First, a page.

The celebration began with much pomp and ceremony including a bag pipe band and karakia (Maori prayer of blessing). It then continued with a flotilla on the river below (parade of watercrafts), and parade of classic cars, horses, and various community groups. Pedestrian traffic was then invited to cross the bridge on foot for the very first time before it would be open for motor vehicles. We even stood on the bridge as it was being raised and lowered to allow for boats passing through. (Obviously we were not ON the part of the drawbridge that was being raised !)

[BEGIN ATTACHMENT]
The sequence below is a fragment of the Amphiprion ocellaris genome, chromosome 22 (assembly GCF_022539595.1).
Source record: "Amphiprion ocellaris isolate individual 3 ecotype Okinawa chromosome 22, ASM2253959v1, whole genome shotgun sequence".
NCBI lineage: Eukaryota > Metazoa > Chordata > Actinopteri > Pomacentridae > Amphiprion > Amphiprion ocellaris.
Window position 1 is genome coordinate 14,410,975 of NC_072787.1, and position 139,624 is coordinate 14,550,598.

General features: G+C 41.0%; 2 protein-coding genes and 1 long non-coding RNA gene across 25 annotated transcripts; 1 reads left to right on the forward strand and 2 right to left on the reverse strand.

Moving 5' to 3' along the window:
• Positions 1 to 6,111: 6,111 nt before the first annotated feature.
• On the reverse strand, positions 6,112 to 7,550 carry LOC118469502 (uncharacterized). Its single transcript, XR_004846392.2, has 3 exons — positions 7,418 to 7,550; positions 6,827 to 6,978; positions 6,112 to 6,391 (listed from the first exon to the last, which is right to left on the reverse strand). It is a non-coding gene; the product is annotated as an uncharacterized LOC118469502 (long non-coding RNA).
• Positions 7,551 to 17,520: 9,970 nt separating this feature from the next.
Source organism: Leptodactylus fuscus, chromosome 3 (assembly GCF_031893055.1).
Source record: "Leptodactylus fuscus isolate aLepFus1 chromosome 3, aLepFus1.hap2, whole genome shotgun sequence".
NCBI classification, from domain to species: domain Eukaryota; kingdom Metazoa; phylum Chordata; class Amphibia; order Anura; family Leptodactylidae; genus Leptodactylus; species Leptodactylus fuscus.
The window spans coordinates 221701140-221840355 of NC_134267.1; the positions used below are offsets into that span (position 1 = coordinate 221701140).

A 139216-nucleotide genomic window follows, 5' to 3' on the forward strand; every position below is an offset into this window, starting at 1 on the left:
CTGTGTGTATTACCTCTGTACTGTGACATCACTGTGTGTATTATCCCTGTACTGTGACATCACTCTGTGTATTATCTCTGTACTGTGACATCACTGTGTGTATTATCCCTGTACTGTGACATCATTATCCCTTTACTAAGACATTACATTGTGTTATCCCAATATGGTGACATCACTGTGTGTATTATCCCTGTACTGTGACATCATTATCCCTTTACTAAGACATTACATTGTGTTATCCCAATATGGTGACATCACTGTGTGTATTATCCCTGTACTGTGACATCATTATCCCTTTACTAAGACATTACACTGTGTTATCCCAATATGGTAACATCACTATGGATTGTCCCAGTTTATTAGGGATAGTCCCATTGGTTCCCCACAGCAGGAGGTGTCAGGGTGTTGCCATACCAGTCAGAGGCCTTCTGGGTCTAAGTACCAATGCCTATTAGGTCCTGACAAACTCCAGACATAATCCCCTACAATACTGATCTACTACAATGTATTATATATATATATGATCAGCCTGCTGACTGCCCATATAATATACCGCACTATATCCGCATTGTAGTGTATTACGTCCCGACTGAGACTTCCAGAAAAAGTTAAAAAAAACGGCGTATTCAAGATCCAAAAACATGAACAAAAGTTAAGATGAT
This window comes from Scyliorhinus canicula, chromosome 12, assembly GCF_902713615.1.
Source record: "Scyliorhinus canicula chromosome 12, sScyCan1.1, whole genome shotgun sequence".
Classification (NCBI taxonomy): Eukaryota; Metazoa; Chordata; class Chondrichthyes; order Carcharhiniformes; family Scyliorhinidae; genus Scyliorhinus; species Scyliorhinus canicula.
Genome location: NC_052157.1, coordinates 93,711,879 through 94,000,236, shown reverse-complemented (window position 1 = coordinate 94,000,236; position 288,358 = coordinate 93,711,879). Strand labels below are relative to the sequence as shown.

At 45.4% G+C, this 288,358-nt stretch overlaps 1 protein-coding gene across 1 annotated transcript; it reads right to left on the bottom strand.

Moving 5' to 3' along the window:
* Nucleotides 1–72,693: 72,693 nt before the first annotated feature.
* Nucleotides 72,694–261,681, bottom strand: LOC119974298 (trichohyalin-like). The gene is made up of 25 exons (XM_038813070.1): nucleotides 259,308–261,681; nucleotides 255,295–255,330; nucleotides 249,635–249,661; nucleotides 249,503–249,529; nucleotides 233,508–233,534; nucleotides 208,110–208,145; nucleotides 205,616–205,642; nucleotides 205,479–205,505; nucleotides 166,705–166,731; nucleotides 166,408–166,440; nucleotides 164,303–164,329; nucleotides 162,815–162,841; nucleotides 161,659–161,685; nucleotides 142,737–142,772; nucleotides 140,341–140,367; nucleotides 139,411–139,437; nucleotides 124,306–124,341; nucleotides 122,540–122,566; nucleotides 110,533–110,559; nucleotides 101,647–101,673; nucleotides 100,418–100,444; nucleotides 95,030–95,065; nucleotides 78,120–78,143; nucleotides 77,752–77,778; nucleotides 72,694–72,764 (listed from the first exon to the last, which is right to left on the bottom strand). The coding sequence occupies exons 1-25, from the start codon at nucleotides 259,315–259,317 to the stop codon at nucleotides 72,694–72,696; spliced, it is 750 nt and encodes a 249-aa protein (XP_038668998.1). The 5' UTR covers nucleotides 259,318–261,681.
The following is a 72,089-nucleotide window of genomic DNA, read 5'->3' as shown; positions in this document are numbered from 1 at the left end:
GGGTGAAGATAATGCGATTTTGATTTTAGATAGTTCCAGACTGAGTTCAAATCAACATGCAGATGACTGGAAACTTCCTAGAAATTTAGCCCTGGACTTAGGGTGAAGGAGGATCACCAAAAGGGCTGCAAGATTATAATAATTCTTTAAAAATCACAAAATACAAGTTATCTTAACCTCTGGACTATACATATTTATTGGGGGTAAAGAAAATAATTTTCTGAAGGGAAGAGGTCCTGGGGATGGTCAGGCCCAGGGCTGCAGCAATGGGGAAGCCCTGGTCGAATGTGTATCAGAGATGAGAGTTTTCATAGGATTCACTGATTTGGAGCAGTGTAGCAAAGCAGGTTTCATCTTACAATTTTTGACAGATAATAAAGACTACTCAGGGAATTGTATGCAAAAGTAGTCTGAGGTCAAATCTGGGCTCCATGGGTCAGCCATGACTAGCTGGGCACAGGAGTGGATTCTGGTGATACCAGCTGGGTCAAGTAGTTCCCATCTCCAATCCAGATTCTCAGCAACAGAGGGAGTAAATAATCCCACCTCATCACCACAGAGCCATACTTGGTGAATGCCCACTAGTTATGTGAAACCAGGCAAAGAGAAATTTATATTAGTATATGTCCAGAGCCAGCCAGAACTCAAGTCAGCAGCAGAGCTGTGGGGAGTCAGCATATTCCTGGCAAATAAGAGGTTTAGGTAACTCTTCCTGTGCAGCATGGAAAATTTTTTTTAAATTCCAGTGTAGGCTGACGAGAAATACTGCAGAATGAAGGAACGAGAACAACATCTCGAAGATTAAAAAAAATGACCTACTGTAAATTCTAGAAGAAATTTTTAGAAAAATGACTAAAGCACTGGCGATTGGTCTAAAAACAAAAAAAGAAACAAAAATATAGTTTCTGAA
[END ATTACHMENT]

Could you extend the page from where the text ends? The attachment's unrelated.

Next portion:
Something happened during this bridge opening that surprised me: I no longer felt like a foreigner. I immediately ran into dozens of people that I knew. . .and who knew me. Tugs from little gymnasts, smiles from parents, and welcomes from local residents I'd not seen in a long while all made me feel truly part of this city. I've experienced this sensation before, but for some reason, this time it was a bit stronger. Now that I have been in Whangarei for nearly two years, I am no longer just "that weird American pastor"; I'm a "local". That's a good feeling.